If this is what an apple a day does to your body, sign me up.
Granny Smith is having a tough week. If it wasn’t enough that the neighbourhood kids assume she was obsessed with apples, a thief has snuck on to her property and absconded with some of her prized possessions. Well, she’s not going to take it anymore. Armed with rollerblades and a shocking spryness for her age, she’s off on a quest to retrieve… her apples. After all, she is obsessed with them.
From the misleadingly named Mediocre Games (Sprinkle), Granny Smith is the duo’s take on the runner genre: a heavily physics-driven chase through three worlds on a quest to beat a no-goodnick apple thief to the punch. Well, beat him to your apples…punch was just a metaphor for–you get the point! Armed with only a cane, your rollerblades, and two buttons to control them, it’s your mission (should you choose to accept it) to jump, flip, swing, and crash your way to the finish line with three pieces of fruit in hand. But let’s be honest: only a monster wouldn’t accept a mission that involved helping a little old lady.
By in large, it’s a blast to skate your way through hills, dales, train yards, industrial parks and more. Because the game automatically generates speed, Granny Smith quickly becomes a test of patience, risk, and timing, with jumps both precise and audacious needed to snag your prized fruit. By making flips a part of granny’s jumping, too, the game cleverly escapes comparison to many other existing “one-tap” runners; here, it’s a matter of whether or not you can judge distance and angle on the fly to expertly perform that key apple-worthy high jump, while executing just enough flips to earn points for the perfect landing in the process. Meanwhile, a la Jetpack Joyride, Mediocre Games scales up the tools and obstacles regularly enough that you feel as if you’re doing a lot with very few buttons. It’s not every day you see a granny jump through a glass window at high speed, use her cane to slide down ropes attached to a skyscraper, only to jump into a full upside down loop attached to another rope.
Unfortunately, like any sweet elderly woman needing help, the game occasionally feels like a burden, despite meaning well. On one hand, the game’s difficulty curve increases with satisfying regularity, eventually offering up the kind of levels experts crave – where one misstep means a restart, and crossing the finish line is a sign of perfection. With that said, seeming missteps in physics implementation make Granny Smith feel like it’s asking something of you that you aren’t equipped to deliver. For example, respawning after a fall or retry seems to freeze you in the midst of the last action you were performing. Naturally that action often includes things like hitting a wall, meaning the thief you need to stay ahead of? He’s already off to a zippy start while you steady your position and begin to move.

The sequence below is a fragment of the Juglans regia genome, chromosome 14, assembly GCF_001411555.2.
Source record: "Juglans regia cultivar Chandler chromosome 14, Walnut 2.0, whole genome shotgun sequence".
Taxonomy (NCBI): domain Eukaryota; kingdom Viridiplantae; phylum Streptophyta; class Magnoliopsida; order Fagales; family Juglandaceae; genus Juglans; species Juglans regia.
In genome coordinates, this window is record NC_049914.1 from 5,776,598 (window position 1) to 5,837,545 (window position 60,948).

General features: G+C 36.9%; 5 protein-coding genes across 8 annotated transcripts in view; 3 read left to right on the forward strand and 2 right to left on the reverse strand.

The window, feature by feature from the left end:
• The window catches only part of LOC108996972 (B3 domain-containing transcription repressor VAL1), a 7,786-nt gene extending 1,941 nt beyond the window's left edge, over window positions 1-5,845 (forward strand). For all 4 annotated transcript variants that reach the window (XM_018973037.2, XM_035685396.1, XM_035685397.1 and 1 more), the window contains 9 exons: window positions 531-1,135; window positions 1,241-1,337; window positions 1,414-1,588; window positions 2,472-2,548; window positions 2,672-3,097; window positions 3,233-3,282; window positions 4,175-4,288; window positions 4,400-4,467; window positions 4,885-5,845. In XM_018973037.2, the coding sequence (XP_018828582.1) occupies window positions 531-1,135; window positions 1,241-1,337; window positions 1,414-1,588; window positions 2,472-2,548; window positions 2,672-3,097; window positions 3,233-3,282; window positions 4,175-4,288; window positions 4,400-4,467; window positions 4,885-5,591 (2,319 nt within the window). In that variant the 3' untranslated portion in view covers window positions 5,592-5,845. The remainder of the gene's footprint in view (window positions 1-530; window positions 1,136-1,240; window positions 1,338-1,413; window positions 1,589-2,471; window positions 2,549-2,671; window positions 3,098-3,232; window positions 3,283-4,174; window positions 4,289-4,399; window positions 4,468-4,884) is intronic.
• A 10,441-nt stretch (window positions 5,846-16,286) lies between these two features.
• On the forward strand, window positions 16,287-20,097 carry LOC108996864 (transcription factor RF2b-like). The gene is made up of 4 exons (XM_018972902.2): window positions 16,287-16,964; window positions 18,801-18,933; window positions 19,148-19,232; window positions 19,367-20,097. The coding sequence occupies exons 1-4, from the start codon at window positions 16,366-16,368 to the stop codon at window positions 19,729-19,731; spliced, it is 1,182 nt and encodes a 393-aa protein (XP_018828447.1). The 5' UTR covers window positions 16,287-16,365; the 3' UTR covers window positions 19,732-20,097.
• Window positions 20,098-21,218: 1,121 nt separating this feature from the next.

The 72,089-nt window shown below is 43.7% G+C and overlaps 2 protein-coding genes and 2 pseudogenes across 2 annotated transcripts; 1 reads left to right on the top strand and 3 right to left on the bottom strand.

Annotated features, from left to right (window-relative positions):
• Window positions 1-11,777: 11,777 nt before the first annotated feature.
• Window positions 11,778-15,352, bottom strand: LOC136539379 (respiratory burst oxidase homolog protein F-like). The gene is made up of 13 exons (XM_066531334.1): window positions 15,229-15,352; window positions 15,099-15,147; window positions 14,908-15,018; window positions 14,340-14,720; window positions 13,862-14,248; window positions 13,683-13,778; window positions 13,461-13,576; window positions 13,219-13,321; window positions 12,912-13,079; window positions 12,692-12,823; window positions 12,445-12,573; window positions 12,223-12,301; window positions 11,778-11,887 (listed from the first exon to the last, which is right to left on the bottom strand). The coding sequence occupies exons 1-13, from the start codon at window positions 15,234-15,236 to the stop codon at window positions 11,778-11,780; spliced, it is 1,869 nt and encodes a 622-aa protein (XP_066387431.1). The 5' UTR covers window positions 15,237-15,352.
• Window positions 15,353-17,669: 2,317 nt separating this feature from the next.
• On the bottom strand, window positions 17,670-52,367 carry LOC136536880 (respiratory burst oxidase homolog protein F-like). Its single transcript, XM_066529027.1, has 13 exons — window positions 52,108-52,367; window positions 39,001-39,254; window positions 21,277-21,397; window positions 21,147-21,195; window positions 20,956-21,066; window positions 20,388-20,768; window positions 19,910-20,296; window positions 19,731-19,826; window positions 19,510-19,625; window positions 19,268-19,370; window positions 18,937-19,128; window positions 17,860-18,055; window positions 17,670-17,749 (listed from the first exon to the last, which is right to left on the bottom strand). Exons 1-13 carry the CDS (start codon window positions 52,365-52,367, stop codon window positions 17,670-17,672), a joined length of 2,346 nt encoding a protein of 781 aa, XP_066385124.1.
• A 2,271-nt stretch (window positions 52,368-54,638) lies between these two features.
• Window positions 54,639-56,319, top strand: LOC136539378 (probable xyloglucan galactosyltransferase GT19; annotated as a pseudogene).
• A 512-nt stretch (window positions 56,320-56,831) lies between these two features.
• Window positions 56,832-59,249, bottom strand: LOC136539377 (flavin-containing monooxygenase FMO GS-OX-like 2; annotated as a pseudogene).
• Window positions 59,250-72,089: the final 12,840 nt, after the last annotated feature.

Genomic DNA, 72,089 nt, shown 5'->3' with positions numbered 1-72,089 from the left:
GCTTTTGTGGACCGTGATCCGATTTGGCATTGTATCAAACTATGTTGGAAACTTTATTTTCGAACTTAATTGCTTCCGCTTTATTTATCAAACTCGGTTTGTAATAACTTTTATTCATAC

Moreover, the game’s motion itself often feels jilted with zips down wires giving you huge momentum, just before a long jump that sees granny moving as if she’s wading through butter. This isn’t a game breaker by any means, but it makes the sense of urgency feel stunted, and often keeps you focused on mechanical foibles – sometimes to the point of making a mistake. Speaking of which, Granny Smith definitely makes a mistake of its own by using the classic coin and star system – here represented by gold and apples – to no specific benefit for the player. Three apples represent an expertly cleared level, sure, but only in theory; moving on only requires you pass through the finish line, making the game’s commitment to the “three-star” system feel hollow. Equally purposeless are coins, which allow you to skip levels predicated on the assumption that beating a level is too hard: something that might be the case if life totals or restrictions played any part in the game.
Instead, I’d love to have seen more of the game’s delightful alternate character skins available for purchase, or perhaps a bonus level system that hid particularly thrilling or difficult levels behind coin-locked gates. With that said, there’s a fair argument to be made that I’m looking a gift horse in the mouth, as Granny Smith‘s lack of artificial constraints like life total make it a more pure experience focused on the old fashioned joy of a high-speed, low-stakes chase on rollerblades. Mediocre certainly never feels like they’re sticking their hands in players’ pockets, and the option to purchase extra coins seems completely and refreshingly optional.
Speaking of old-fashioned, the game’s upbeat, jazzy soundtrack is easily one of the highlights of play. Not only does it feel like something granny herself would listen to, but it sets the tone for the whole experience as one of jaunty, carefree fun. In fact, the whole aesthetic should be commended, as Mediocre returns here to the Wallace & Gromit-style flare they used in Sprinkle; and though it may be a little less perfected and rougher around the edges, it’s no less reminiscent of a more hand-crafted, ornate product. Capping the package off is the option to view level replays in old-fashioned black and white, bringing to mind a more a playful version of what we saw the excellent (and also Swedish!) Simogo Games do with Bumpy Road.
It may show a few blemishes, and under the strain of scrutiny, its joints are certainly a little achey, but Granny Smith earns big points for the well-stylized, wholly earnest package it offers up. It isn’t ahead of its time, or working on the cutting edge of its genre, but for some gamers, it may just do you one better: illustrate the joys of something completely quaint.